For a customer-centric business, you need data in the boardroom

Decisions based purely on collective experience and gut instincts just don’t cut it any more.

By Adam Driussi

Like the fax machine and the long lunch, the era where corporate boards were part of an easy transition from management to retirement has passed. Boards across the country are prioritising diversity of experience and specialised skill sets, and established directors are constantly refreshing their knowledge base to meet a fast-moving business environment. Decisions based purely on collective experience and gut instincts just don’t cut it any more.

One area that boards and directors are increasingly called upon to navigate with dexterity is data use, with the availability of data assets and the ability of a firm to leverage them fast becoming the determinants of its future. At a board level, data analytics and AI solutions aren’t just there to validate corporate knowledge – they have the power to extend the vision of directors beyond their combined experience and re-orientate the source of truth in the boardroom to the authentic changing needs of customers.

This is why the thriving organisations of the decades to come are placing excellence in data not only at the heart of their management, but also around the boardroom table. Directors are dealing with questions that explicitly call for expertise on issues such as data strategy, privacy and security. There are innumerable decisions made that can be bettered by the presence around the table of people with a sound grasp of where and how to deploy data science and AI in the decision-making process.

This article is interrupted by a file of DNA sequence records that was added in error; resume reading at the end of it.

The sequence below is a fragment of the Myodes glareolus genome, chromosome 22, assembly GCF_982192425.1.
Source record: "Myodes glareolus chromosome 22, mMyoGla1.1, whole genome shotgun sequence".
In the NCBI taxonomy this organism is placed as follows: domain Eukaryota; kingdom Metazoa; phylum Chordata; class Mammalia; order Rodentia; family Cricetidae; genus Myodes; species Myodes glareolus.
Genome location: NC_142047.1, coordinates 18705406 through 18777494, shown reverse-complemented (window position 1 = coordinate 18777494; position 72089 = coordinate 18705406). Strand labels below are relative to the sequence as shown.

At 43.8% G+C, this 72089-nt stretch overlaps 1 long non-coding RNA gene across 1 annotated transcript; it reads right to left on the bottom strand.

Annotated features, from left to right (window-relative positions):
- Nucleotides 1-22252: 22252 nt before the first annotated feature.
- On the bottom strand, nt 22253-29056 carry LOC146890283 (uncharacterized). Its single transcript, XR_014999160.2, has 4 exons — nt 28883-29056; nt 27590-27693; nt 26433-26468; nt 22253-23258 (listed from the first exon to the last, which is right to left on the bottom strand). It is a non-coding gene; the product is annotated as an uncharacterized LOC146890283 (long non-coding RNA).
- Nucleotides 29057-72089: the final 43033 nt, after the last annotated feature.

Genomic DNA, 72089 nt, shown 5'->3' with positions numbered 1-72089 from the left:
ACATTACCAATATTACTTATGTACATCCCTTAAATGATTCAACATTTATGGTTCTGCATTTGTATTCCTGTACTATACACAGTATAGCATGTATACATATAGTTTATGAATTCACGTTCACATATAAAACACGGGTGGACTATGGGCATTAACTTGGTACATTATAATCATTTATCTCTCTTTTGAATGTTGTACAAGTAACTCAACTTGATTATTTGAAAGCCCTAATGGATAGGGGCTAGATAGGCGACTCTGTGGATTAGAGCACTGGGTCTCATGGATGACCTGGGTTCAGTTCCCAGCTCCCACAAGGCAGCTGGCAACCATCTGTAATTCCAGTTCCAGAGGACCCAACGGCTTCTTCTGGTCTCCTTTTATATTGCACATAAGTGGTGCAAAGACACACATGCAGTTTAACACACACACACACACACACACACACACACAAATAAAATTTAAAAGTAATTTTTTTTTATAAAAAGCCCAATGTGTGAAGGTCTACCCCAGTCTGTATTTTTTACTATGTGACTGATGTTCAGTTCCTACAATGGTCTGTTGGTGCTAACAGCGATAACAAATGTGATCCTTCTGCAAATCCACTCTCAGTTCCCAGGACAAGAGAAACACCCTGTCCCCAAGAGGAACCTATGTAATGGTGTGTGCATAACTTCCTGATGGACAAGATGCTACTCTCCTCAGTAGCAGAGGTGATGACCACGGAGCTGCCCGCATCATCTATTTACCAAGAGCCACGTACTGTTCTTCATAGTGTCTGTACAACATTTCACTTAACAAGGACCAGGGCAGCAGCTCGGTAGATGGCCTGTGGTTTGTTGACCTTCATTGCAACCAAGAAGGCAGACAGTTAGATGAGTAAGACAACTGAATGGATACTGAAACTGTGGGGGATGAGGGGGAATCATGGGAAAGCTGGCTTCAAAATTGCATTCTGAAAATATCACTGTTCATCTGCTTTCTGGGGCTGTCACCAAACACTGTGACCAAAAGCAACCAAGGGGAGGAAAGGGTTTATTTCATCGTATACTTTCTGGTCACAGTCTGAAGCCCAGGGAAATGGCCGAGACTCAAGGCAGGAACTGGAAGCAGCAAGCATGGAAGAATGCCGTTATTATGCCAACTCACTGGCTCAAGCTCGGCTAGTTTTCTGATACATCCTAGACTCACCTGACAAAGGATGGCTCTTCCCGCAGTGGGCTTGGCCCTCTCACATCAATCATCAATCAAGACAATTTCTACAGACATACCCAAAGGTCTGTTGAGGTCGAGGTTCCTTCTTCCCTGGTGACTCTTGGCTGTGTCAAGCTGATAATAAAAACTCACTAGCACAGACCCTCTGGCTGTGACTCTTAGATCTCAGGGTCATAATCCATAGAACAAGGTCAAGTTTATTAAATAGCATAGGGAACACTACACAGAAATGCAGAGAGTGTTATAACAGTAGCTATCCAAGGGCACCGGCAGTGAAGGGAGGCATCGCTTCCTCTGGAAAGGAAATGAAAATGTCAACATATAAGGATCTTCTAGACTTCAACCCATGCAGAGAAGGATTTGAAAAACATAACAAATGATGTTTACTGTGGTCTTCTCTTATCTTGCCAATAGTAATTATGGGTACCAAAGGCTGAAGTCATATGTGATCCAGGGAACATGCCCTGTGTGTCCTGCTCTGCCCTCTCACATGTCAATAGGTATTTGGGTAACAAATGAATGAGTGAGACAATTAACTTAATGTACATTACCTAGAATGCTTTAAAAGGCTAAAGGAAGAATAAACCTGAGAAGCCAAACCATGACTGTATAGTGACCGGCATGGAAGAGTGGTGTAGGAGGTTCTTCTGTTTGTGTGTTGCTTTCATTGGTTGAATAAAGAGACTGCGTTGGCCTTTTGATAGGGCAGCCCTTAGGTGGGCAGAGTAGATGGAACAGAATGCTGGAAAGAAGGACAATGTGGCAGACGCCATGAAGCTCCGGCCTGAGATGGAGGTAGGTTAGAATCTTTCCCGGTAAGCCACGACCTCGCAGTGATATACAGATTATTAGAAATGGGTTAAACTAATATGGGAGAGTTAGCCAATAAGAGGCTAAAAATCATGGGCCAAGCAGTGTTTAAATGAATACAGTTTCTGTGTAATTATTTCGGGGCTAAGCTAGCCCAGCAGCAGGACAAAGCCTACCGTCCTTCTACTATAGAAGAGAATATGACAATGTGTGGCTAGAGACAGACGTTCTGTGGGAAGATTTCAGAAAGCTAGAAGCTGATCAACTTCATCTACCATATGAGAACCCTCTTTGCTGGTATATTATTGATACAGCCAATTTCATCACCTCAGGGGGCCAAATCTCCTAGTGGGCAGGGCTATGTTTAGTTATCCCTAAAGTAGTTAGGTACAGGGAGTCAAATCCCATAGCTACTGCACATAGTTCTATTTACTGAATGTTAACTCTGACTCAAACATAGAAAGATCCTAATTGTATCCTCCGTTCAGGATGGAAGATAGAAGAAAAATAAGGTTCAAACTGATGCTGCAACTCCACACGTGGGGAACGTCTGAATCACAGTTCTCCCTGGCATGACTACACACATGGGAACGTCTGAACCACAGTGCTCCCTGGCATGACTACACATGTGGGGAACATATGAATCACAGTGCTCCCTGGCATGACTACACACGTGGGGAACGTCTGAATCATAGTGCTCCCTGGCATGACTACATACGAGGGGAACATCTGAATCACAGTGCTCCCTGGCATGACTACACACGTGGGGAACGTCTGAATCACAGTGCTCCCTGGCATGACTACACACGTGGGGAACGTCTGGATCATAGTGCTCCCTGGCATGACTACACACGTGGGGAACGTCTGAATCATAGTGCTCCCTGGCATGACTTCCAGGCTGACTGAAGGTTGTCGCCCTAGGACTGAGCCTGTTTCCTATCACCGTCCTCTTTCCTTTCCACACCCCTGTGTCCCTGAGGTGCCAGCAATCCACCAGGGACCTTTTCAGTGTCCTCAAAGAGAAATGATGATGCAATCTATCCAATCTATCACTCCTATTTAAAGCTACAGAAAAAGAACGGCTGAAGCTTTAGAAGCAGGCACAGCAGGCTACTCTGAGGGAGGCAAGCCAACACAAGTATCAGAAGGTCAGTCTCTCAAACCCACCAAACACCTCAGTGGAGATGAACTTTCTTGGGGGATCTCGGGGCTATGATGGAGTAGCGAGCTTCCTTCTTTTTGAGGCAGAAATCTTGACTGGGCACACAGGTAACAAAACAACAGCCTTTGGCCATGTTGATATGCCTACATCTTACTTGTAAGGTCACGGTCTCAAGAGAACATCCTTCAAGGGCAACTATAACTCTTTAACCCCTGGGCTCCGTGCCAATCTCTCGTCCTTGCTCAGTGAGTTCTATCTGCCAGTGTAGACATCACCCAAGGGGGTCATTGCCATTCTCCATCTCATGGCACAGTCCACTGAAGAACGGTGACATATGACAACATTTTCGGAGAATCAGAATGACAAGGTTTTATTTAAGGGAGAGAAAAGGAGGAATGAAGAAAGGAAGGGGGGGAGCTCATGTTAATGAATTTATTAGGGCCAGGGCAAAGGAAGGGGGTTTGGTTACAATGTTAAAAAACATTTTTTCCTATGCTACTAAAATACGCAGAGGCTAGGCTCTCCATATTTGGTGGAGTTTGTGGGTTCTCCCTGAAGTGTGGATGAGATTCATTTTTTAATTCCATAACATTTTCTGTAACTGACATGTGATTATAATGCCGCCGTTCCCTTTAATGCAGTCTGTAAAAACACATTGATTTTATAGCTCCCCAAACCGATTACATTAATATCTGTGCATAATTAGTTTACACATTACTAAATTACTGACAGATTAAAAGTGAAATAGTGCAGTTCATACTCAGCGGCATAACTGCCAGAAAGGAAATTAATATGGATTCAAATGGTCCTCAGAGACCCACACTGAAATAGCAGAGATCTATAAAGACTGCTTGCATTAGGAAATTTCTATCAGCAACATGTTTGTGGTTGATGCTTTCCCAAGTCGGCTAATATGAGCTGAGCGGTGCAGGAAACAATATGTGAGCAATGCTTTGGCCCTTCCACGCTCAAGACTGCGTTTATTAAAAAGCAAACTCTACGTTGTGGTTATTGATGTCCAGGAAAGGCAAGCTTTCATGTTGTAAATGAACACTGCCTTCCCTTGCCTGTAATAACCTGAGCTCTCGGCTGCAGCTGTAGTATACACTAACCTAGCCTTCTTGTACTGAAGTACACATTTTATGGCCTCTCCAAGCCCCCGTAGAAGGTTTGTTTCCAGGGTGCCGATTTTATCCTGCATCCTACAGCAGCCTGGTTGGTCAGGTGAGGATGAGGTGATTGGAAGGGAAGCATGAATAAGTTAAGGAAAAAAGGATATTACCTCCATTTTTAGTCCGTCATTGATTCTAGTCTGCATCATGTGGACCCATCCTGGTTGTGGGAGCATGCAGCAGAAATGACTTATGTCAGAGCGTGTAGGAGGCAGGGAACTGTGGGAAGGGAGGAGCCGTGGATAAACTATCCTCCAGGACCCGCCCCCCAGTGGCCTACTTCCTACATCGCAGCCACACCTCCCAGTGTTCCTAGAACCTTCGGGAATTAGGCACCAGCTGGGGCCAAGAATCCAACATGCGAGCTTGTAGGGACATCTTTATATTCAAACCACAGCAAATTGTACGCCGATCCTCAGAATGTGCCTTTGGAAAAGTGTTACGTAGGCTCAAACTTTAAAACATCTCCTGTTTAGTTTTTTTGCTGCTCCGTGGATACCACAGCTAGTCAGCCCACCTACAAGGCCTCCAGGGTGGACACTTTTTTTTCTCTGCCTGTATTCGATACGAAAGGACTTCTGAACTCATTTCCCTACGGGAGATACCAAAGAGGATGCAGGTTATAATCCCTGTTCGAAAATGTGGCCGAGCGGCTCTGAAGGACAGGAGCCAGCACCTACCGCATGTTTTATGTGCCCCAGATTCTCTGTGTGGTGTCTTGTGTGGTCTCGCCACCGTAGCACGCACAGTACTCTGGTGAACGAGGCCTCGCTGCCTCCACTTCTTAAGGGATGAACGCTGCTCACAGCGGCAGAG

This all relies on the ready availability of quality information that can be utilised by directors, which can either be the oxygen of future growth or a confused plethora of signal and noise. Boards are responsible for the well-being of the organisation, and the information that shows exactly how the organisation is helping customers and stakeholders is essential to this mandate, yet it is not easy to find. Good directors need to be keenly aware of what data should be available at each step of the process and actively demanding it from management. They should also be increasingly sensitive to the provenance of the information being supplied to them.

Deciding what to measure and how to keep the organisation accountable to those measures is the governance challenge of our time. It’s no longer acceptable for these data points to be locked up in a vault or silo, or wasted and not curated into a meaningful picture. Innovation around data sets and use cases is moving fast. Companies who are not able to capture and use these clues from customers for the benefit of those customers are being outpaced by those who can.

For those with a long tenure in corporate governance and a shorter history with data science, it can be easy to simply focus on the risks associated with corporate data use, and it’s appropriate that boards take a leading role in managing these risks.

A quick look at the growth in the capitalisation of the largest five companies on the planet today tells the story from a valuation perspective. All are tech companies and all are data-driven, with large-scale systems to capture signals from customers at mass scale, and many of their current revenue streams were secured at the expense of established competitors who failed to see the potential of data to their business.

The corporations that survive and thrive in this environment will need better informed, customer-centric boardrooms. Data and AI will be at that table, allowing directors to be properly equipped in holistic debate about strategy, capital allocations, innovation and risk through the lens of the customer and their future needs. The boardroom dashboard of the future is not an endless PowerPoint deck – it is an organic, real-time, data-driven view of customers, society, employees, shareholders, and the company’s performance in financial and social outcomes.

At Quantium, we have over 17 years’ experience building and curating corporate data resources and putting them to use from the boardroom to the front line. Whether you are just starting out or advanced on your data journey it’s always worth a conversation.

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